Also on March 7, Gavin Andresen, chief scientist at the Bitcoin Foundation, posted to the Bitcoin subreddit with an open letter to Leah Goodman expressing disappointment in the excessive circumstantial evidence published, inspiring discussion about “personal privacy and the role of journalists in our ‘pan-opticon’ world.”
On March 8, the News Genius community took a crack at Goodman’s article. 28 of the 50 annotations were verified by Gavin Andreessen, the Chief Scientist at Bitcoin, and Balaji Srinivasan, General Partner at Andreessen Horowitz and Lecturer at Stanford University in the Departments of Statistics and Computer Science. The annotations completely expose and derail Goodman’s faltering investigative results. Confirmations include the authentic/original Satoshi Nakamoto account on P2P foundation denying he is Dorian Nakamoto on March 7 at 1:17 AM.
The only fighting chance Goodman is given, as we might have guessed, brings us back to the vitalquote above. The News Genius community suggests Dorian may have been respecting NDAs and associating Bitcoin as part of the projects he cannot discuss, unaware of how a journalist may spin his words. He may have simply been trying to get Goodman to leave, since Nakamoto supposedly called the cops due to Goodman’s excessive lurking outside his house.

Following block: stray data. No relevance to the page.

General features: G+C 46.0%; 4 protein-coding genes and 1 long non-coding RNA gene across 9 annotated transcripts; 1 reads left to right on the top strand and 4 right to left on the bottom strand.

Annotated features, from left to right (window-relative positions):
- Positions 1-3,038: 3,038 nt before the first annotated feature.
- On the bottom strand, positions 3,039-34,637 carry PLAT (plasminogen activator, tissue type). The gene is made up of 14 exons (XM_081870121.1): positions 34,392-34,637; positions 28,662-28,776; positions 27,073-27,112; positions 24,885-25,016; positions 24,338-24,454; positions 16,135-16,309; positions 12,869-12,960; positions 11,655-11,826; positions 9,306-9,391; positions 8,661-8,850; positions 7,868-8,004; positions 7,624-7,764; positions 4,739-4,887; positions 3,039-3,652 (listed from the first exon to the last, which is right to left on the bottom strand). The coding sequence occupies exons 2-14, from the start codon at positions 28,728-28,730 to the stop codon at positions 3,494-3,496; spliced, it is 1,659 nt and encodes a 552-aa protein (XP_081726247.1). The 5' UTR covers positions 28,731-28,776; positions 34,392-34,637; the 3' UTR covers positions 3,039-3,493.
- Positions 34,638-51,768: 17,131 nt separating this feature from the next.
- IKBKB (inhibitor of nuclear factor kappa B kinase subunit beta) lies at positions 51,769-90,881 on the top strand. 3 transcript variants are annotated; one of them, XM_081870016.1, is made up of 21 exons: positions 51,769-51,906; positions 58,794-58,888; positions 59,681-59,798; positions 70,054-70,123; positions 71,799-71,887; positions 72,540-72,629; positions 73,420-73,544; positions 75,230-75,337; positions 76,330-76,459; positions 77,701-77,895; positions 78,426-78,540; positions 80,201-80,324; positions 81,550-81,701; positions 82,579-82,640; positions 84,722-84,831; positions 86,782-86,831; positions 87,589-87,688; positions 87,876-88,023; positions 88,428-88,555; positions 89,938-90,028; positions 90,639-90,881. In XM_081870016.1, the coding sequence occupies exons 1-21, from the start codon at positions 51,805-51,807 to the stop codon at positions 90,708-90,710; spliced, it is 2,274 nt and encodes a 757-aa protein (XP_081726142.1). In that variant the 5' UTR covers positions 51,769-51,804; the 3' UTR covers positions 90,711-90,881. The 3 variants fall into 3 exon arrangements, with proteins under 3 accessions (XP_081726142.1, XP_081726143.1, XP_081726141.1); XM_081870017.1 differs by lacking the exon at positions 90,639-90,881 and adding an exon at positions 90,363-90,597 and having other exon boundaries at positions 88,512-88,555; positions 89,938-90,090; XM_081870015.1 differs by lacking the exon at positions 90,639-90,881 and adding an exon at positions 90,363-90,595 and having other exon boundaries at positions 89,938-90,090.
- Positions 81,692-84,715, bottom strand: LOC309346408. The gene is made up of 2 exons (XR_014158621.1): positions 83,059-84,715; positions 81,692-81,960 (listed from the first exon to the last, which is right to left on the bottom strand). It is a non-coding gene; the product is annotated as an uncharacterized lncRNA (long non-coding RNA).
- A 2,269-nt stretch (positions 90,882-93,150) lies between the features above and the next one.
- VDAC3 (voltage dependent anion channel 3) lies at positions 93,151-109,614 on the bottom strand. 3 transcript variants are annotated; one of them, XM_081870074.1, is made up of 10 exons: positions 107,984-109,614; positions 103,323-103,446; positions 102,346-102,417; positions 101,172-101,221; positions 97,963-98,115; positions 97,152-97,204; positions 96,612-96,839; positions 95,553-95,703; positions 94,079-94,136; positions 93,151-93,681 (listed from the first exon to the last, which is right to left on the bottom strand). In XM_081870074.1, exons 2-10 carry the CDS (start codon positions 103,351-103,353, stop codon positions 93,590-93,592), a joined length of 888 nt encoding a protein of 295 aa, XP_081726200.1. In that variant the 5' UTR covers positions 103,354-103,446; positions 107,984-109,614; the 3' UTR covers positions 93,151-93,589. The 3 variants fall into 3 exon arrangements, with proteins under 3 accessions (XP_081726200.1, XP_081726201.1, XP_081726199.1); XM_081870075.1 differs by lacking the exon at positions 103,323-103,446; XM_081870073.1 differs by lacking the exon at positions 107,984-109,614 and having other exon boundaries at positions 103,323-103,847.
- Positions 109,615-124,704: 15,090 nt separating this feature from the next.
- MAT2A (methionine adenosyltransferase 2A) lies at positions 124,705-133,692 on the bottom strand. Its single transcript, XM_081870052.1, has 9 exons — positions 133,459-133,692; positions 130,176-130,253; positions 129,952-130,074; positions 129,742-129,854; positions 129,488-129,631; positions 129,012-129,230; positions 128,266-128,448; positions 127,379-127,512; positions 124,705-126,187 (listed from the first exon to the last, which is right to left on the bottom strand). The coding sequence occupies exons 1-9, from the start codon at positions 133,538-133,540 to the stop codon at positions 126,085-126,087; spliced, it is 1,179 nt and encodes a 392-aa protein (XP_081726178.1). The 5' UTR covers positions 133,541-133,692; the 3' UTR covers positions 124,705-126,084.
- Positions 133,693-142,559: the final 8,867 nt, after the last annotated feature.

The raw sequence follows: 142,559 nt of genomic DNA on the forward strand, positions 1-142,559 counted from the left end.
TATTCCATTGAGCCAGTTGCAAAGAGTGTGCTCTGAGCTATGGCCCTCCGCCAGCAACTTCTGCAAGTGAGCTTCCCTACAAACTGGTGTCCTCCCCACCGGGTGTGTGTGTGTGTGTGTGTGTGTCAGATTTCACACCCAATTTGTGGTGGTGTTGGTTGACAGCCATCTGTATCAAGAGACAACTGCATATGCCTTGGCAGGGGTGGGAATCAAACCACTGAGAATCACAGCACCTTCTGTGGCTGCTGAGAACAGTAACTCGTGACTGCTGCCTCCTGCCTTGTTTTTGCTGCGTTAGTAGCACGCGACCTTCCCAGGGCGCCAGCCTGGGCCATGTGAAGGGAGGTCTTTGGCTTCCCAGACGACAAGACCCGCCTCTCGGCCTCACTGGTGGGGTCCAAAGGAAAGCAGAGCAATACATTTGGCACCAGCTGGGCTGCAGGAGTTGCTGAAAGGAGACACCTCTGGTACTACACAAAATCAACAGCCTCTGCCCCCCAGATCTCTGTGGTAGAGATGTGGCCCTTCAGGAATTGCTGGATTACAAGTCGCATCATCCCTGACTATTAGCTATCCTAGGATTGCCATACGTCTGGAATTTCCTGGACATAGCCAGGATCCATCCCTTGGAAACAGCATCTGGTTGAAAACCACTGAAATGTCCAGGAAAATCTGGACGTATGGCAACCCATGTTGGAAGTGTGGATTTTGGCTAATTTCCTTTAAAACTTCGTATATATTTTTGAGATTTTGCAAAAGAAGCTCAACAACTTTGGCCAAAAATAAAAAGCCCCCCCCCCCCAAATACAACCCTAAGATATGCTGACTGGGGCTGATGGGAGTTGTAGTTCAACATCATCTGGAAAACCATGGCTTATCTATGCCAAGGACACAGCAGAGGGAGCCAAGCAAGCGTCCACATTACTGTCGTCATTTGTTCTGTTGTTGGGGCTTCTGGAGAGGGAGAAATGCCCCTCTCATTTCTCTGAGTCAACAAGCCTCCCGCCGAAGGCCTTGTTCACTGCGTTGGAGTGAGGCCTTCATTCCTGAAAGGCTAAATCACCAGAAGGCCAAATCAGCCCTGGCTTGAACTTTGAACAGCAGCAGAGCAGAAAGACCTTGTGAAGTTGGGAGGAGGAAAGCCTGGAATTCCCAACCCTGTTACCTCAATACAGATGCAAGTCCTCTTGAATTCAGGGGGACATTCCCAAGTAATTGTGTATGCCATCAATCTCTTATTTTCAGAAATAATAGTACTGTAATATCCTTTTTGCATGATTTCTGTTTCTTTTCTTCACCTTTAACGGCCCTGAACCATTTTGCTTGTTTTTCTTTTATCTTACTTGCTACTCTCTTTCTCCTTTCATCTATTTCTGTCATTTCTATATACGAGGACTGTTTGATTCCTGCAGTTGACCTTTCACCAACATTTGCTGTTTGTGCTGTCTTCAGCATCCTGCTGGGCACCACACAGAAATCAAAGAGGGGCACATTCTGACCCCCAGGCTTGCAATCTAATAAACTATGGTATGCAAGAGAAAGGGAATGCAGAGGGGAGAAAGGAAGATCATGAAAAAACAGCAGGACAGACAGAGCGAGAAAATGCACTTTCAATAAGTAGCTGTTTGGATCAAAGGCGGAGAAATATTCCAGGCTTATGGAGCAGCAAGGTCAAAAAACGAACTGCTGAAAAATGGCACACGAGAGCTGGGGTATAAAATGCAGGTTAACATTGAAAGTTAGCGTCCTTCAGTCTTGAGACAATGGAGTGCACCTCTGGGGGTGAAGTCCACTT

Also on March 8, Cale Guthrie Weissman and Carmel DeAmicis of PandoDaily published an interview with Jim Impoco, Editor in Chief at Newsweek. Impoco affirms they have taken security measures to protect the wave of death threats targeting Goodman. Impoco stands firmly behind the story and unwavering in certainty. Impoco shows no concern for the safety of Nakamoto in his interview with Pando.